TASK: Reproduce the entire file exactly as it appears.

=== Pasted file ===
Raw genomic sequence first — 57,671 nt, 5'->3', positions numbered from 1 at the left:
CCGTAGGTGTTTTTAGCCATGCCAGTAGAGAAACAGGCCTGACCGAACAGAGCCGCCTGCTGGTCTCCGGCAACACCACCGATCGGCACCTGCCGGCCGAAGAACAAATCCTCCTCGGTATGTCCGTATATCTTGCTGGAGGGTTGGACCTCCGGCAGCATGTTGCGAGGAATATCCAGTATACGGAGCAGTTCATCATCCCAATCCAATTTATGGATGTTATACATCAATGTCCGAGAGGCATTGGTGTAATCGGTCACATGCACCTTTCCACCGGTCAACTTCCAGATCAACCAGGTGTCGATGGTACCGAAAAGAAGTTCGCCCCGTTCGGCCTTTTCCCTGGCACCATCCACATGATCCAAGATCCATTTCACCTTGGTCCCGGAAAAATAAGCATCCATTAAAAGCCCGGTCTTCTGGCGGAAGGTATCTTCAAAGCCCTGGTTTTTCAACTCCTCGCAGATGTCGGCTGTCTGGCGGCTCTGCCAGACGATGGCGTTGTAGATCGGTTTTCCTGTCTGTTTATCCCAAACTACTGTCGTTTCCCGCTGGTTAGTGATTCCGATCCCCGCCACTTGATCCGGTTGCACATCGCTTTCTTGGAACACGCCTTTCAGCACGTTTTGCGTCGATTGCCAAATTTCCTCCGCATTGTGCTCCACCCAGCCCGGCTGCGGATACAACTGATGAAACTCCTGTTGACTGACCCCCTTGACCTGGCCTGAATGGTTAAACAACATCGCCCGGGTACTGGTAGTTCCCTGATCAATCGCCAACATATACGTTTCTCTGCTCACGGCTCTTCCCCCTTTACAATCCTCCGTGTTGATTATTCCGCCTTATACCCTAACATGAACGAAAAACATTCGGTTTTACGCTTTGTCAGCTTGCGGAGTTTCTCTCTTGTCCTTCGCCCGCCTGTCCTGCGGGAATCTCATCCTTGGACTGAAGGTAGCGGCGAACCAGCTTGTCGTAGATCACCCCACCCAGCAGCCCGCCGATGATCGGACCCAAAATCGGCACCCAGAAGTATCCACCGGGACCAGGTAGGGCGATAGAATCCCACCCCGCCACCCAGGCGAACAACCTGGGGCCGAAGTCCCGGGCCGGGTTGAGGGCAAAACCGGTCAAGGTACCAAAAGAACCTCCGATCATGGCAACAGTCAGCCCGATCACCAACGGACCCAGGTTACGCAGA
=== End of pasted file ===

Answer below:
Raw genomic sequence first — 57,671 nt, 5'->3', positions numbered from 1 at the left:
CCGTAGGTGTTTTTAGCCATGCCAGTAGAGAAACAGGCCTGACCGAACAGAGCCGCCTGCTGGTCTCCGGCAACACCACCGATCGGCACCTGCCGGCCGAAGAACAAATCCTCCTCGGTATGTCCGTATATCTTGCTGGAGGGTTGGACCTCCGGCAGCATGTTGCGAGGAATATCCAGTATACGGAGCAGTTCATCATCCCAATCCAATTTATGGATGTTATACATCAATGTCCGAGAGGCATTGGTGTAATCGGTCACATGCACCTTTCCACCGGTCAACTTCCAGATCAACCAGGTGTCGATGGTACCGAAAAGAAGTTCGCCCCGTTCGGCCTTTTCCCTGGCACCATCCACATGATCCAAGATCCATTTCACCTTGGTCCCGGAAAAATAAGCATCCATTAAAAGCCCGGTCTTCTGGCGGAAGGTATCTTCAAAGCCCTGGTTTTTCAACTCCTCGCAGATGTCGGCTGTCTGGCGGCTCTGCCAGACGATGGCGTTGTAGATCGGTTTTCCTGTCTGTTTATCCCAAACTACTGTCGTTTCCCGCTGGTTAGTGATTCCGATCCCCGCCACTTGATCCGGTTGCACATCGCTTTCTTGGAACACGCCTTTCAGCACGTTTTGCGTCGATTGCCAAATTTCCTCCGCATTGTGCTCCACCCAGCCCGGCTGCGGATACAACTGATGAAACTCCTGTTGACTGACCCCCTTGACCTGGCCTGAATGGTTAAACAACATCGCCCGGGTACTGGTAGTTCCCTGATCAATCGCCAACATATACGTTTCTCTGCTCACGGCTCTTCCCCCTTTACAATCCTCCGTGTTGATTATTCCGCCTTATACCCTAACATGAACGAAAAACATTCGGTTTTACGCTTTGTCAGCTTGCGGAGTTTCTCTCTTGTCCTTCGCCCGCCTGTCCTGCGGGAATCTCATCCTTGGACTGAAGGTAGCGGCGAACCAGCTTGTCGTAGATCACCCCACCCAGCAGCCCGCCGATGATCGGACCCAAAATCGGCACCCAGAAGTATCCACCGGGACCAGGTAGGGCGATAGAATCCCACCCCGCCACCCAGGCGAACAACCTGGGGCCGAAGTCCCGGGCCGGGTTGAGGGCAAAACCGGTCAAGGTACCAAAAGAACCTCCGATCATGGCAACAGTCAGCCCGATCACCAACGGACCCAGGTTACGCAGA